Nevertheless, the name “Lehman” became –and remains - synonymous with Wall Street hubris at its very worst.

“The Lehman Trilogy” begins and ends with the debacle, yet devotes little stage time to it.

The “story of Western Capitalism” turns out to be a history play that outlines the story of the original three Lehman brothers; their sons Philip and Herbert,  inheritors of  the firm; and finally, grandson Bobbie who ran the global giant into the ground.

Twenty-three--year-old Hayum Lehmann’s arrival in New York from Bavaria in 1844 (immigration changes his name to Henry Lehman) launches the play; younger starting brothers, Emanuel (ne Mendel) and Mayer, follow over the next six years.

Over the course of 164 years, three generations of Lehmans navigate their way from humble beginnings to the creation and operation of a major financial institution positioned at the heart of the world economy.

Upon arriving in America, Henry, the son of a Bavarian cattle merchant, brims with astonishment, trepidation and a sense of infinite possibilities.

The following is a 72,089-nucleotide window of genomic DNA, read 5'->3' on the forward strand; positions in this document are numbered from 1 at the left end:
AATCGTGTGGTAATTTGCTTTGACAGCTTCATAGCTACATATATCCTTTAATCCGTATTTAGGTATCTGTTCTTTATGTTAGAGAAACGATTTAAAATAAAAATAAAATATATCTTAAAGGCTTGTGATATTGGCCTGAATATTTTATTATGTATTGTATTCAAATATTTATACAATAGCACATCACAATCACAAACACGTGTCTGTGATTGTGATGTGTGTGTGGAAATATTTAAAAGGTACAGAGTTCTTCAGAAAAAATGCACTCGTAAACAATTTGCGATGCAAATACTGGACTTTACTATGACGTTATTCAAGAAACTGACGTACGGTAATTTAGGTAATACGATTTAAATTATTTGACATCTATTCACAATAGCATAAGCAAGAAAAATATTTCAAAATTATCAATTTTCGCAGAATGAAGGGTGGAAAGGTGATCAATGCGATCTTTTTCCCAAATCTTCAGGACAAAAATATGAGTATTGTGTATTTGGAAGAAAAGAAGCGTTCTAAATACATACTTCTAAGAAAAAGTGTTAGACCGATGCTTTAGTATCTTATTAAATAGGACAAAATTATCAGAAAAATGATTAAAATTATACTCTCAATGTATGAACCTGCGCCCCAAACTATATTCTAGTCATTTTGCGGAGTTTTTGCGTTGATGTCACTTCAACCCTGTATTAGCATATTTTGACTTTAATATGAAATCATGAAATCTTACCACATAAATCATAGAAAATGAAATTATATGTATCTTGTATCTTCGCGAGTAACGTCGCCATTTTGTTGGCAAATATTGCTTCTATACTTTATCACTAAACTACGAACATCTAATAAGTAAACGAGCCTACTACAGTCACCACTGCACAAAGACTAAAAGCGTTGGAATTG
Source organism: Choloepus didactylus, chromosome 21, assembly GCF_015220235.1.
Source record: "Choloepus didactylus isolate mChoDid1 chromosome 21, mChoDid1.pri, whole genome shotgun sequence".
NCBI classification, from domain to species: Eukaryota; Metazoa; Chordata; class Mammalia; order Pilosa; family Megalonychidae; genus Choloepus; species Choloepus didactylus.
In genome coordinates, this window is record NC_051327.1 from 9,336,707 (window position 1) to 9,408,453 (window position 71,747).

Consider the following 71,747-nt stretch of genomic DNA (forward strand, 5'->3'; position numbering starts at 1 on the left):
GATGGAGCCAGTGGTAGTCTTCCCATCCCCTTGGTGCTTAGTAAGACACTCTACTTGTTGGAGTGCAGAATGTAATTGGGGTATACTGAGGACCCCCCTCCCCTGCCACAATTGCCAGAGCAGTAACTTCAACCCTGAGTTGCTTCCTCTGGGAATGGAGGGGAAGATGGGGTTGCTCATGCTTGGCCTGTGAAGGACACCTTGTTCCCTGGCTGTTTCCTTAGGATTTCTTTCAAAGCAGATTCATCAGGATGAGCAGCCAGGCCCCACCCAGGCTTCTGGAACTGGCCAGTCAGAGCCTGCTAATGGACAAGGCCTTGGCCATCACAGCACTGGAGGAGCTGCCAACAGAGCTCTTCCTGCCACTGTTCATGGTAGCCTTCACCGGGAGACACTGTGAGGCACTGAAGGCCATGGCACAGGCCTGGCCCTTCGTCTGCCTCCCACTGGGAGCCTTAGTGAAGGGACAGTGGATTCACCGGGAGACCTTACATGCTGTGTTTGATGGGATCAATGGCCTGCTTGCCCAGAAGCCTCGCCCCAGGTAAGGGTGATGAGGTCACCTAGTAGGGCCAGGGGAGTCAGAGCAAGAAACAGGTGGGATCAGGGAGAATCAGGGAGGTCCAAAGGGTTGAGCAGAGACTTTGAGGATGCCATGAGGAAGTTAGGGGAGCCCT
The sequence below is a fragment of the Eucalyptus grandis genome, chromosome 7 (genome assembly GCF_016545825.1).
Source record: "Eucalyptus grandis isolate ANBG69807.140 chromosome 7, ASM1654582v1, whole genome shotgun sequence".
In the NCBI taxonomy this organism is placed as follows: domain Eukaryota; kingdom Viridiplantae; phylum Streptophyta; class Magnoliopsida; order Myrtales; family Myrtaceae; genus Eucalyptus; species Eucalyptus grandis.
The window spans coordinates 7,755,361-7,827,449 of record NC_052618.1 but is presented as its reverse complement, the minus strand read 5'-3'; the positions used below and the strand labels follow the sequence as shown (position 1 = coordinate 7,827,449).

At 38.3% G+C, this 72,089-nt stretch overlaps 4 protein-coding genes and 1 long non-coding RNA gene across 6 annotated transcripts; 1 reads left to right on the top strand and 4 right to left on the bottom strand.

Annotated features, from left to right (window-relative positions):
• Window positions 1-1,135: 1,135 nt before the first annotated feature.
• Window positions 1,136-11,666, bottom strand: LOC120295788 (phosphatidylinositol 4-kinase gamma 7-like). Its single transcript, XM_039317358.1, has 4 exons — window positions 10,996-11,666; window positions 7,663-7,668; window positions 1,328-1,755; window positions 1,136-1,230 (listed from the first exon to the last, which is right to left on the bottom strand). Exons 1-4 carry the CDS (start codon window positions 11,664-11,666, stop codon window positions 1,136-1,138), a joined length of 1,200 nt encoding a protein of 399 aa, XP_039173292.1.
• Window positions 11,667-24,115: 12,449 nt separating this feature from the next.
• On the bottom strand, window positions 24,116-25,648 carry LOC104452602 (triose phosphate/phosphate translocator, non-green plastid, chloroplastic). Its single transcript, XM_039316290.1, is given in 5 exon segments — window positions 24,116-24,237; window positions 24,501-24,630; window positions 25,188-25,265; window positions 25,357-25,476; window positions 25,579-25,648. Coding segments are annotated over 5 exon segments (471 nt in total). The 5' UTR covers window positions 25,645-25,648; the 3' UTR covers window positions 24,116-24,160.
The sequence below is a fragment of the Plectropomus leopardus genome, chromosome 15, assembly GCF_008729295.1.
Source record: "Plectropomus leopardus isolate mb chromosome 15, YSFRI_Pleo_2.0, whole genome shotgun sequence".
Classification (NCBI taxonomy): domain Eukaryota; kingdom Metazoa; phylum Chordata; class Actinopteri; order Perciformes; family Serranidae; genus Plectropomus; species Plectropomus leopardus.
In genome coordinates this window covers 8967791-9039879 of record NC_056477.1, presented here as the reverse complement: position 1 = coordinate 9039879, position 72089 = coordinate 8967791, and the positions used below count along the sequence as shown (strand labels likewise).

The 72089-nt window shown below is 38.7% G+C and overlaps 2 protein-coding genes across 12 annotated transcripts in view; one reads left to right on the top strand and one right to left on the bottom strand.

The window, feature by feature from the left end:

He says of himself: “He took a deep breath and walking quickly, despite not knowing where to go, like so many others he stepped into the magical music box called America.”

The brothers start out as storekeepers in Montgomery, Alabama, where they sell cloth by the inch and basic home goods to poor Southerners.

Blessed with tenacity and good luck, successively – and successfully – they keep reinventing themselves, creating a primitive credit system, inventing the concept of “middleman,” and evolving into a lending bank, then an investment bank and finally a trading house.